OR WAIT null SECS
A new review paper covers another promising approach to improving curcumin’s bioavailability: complexing curcumin with metals—zinc, in particular—to improve its bioavailability as well as its antioxidant and anti-inflammatory capabilities.
Despite its many health benefits, curcumin, derived from turmeric (Curcuma longa), is a notoriously hydrophobic ingredient. Curcumin’s water insolubility makes bioavailability a challenge, which is why scientists have historically modified curcumin’s structure using nanoparticles, liposomes, micelles, and phospholipids in an effort to improve its absorption in the body and to maximize the health benefits obtained by consuming it. A new review paper covers another promising approach to improving curcumin’s bioavailability: complexing curcumin with metals—zinc, in particular—to improve its bioavailability as well as its antioxidant and anti-inflammatory capabilities.
In the review, published in the International Journal of Molecular Sciences, the authors notes that “complexes of curcumin with transition metals may provide another approach to overcome the issues associated with curcumin.”
“In recent decades,” they write, “complexes of curcumin with various metals have been synthesized to overcome the issues associated with curcumin and to make it more biologically potent. Metals interact with the curcumin ligand, which brings a modification to curcumin’s overall structure and improves the biological efficacy of curcumin.” For instance, they explain, metals can have a “stabilizing” effect on curcumin; whereas free radicals can bind to curcumin, change its structure, and cause oxidation, metals can prevent “distortion” of the curcumin molecule’s structure in the presence of free radicals.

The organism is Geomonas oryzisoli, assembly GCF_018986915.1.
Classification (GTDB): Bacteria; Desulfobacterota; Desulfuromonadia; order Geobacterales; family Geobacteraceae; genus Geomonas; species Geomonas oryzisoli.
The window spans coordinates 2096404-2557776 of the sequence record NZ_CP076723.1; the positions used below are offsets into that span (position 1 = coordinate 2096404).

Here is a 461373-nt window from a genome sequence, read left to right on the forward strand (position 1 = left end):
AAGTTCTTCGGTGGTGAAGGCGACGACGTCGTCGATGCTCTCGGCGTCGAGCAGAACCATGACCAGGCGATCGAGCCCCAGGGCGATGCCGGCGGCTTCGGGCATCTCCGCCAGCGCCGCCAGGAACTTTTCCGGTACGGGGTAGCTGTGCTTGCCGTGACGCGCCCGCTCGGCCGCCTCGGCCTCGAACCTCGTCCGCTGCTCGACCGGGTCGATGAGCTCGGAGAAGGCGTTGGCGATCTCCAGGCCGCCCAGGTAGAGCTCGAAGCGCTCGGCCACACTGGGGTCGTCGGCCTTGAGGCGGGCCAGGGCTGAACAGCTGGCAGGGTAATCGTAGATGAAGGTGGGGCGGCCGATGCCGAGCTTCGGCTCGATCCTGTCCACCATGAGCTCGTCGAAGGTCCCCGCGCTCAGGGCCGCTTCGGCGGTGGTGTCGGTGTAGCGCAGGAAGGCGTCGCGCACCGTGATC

It's been shown that curcumin “strongly chelates” a range of metal ions, including boron, cobalt, copper, gallium, gadolinium, gold, lanthanum, manganese, nickel, iron, palladium, platinum, ruthenium, silver, vanadium, and zinc; however, zinc is a particularly good mineral contender for the job, with studies showing that “zinc appears to possess an increased ability to enhance antioxidant activity when complexed to curcumin”—more so than either free curcumin or free metal ions alone, they write. As they explain, “This may be due to zinc’s ability to stabilize the interaction energies of metal complexes with free radicals better than manganese or iron.”
Zinc can also bolster curcumin’s anti-inflammatory properties. The researchers cite research showing that a zinc-curcumin complex inhibited levels of proinflammatory cytokines, and that the zinc-curcumin combo “inhibits various inflammatory pathways.”
In conclusion, they state: “Metal-curcumin complexes increase the solubility, cellular uptake, and bioavailability and improve the antioxidant, anti-inflammatory, antimicrobial, and antiviral effects of curcumin. These biological activities of metal-curcumin complexes were associated with the modulation of inflammatory mediators, transcription factors, protein kinases, antiapoptotic proteins, lipid peroxidation, and antioxidant enzymes.” More research is needed, they say, but this approach to curcumin “shows great promise for better treatment and prevention in a wide variety of health conditions.”
The study’s authors included nutraceutical researcher Rajiv Lall, CEO of ProbioticSmart LLC. His company sells its 24hr Supplement that features a trademarked zinc-curcumin complex called TurmiZn-OS.